Article: article from journal or magazin.
Intuition beyond recognition : when less familiar events are liked more
In a laboratory experiment, we compare the relative impact of two possible determinants of intuitive evaluative judgments: ease of recognition and total value of prior encounters with a target. Participants encode daily return values of shares on the stock market while watching videotaped ads on the computer screen. This dual-task procedure ensures that participants subsequently lack relevant event memories and thus have to rely on their intuition when evaluating the targets. In the presentation, the share appearing least frequently produced the highest stun of returns. In contrast, the share appearing most frequently produced the lowest sum of returns. Evaluative judgments reveal a preference for the share with the highest sum of returns, although, as evident from recognition latencies, it was the one that was more difficult to recognize. The results provide evidence for the value-account model of implicit attitude formation (Betsch, Plessner, Schwieren, & Gutig, 2001), which predicts that intuitive evaluative judgments reflect the total value of prior encounters.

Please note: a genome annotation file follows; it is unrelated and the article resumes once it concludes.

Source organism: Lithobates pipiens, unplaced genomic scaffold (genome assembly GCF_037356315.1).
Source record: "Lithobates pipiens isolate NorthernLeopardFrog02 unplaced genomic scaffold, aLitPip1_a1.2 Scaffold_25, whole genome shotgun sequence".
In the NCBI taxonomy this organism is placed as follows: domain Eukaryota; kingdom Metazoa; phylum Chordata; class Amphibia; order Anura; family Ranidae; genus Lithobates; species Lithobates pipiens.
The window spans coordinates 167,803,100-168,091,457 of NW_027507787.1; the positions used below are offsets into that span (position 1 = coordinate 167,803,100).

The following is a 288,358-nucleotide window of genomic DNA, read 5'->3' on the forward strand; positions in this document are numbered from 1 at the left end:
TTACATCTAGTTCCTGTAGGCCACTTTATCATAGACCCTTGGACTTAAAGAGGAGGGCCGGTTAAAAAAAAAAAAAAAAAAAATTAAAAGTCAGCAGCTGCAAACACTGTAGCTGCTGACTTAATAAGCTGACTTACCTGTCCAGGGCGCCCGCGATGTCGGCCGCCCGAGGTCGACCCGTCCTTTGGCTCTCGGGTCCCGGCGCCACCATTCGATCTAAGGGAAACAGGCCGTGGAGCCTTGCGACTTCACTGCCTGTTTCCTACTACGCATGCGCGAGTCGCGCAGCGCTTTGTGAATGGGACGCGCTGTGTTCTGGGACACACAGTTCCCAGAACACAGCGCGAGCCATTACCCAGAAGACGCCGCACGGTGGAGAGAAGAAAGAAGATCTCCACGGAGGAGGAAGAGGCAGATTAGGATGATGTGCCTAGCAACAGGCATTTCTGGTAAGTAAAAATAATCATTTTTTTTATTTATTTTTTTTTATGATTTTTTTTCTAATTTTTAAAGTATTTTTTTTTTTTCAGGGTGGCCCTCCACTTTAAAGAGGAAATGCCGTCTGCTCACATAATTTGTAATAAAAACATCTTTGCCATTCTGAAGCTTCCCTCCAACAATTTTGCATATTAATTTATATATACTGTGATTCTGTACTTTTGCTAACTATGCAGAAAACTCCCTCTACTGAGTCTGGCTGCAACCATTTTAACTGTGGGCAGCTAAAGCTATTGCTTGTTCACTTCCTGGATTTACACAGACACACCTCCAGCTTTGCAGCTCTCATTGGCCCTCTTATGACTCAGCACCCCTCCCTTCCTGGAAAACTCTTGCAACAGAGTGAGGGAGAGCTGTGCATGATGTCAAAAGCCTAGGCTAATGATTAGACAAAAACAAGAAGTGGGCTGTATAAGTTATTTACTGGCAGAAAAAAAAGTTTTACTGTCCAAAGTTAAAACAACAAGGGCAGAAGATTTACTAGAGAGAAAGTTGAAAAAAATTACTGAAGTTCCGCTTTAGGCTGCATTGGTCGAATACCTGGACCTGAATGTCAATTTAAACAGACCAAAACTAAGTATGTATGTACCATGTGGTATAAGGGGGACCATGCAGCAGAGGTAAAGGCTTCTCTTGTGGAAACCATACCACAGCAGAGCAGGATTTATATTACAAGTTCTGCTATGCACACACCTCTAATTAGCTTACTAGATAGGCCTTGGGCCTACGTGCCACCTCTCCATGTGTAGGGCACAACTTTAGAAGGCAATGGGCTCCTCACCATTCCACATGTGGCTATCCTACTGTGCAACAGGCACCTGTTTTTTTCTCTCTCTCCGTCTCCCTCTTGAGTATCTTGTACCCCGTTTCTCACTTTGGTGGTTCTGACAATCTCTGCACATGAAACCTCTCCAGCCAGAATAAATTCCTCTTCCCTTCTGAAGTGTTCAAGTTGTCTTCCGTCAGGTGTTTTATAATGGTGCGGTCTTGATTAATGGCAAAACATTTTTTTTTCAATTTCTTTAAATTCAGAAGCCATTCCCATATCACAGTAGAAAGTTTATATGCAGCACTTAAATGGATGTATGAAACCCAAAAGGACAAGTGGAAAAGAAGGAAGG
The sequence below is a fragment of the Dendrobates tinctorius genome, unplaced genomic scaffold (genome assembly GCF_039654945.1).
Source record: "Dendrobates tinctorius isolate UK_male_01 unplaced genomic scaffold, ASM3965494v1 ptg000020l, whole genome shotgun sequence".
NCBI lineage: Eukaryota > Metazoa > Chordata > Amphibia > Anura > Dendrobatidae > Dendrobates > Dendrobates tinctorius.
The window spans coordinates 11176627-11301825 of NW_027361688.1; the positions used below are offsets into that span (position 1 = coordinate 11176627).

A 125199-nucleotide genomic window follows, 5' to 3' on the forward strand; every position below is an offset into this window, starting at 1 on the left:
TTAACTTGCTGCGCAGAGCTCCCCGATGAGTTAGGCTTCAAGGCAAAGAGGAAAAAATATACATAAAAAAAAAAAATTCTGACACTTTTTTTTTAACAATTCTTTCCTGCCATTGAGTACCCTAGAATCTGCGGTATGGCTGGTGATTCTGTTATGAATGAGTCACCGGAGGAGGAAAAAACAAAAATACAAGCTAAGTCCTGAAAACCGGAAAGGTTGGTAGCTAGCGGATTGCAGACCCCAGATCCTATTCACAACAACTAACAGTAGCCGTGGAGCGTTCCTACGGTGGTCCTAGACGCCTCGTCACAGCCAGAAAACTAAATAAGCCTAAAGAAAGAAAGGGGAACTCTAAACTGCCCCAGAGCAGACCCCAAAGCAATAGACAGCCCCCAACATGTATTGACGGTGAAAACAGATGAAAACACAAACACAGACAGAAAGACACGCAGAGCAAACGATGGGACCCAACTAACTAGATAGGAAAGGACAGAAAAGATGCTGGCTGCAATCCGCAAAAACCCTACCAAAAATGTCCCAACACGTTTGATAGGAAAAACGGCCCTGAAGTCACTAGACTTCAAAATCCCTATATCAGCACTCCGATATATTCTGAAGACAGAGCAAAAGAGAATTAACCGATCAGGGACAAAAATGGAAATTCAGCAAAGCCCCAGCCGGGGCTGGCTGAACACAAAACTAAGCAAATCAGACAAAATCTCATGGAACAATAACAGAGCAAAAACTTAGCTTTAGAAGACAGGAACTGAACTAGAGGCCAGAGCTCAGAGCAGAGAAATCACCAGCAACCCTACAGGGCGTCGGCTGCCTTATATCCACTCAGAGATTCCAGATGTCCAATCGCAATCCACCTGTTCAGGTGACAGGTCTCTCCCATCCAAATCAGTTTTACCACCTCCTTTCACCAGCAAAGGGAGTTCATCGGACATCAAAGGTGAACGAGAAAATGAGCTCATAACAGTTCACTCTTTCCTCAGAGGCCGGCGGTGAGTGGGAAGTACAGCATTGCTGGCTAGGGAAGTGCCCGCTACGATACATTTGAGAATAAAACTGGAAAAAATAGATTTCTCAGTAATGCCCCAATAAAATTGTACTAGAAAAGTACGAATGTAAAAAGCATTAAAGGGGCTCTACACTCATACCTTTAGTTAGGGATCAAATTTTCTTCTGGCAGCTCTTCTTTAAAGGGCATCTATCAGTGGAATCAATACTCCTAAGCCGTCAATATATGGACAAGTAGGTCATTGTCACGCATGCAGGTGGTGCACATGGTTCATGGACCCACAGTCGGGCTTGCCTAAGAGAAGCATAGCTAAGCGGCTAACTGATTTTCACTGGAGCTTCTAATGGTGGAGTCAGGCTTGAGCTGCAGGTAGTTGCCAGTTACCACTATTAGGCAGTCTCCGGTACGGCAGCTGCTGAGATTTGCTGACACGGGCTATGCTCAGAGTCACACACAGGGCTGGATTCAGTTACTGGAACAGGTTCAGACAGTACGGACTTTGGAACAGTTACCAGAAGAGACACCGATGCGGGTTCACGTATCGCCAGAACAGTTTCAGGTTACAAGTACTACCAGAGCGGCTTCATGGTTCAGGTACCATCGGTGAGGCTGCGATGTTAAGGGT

Implicit attitudes, Recognition, Information aggregation
Web of science
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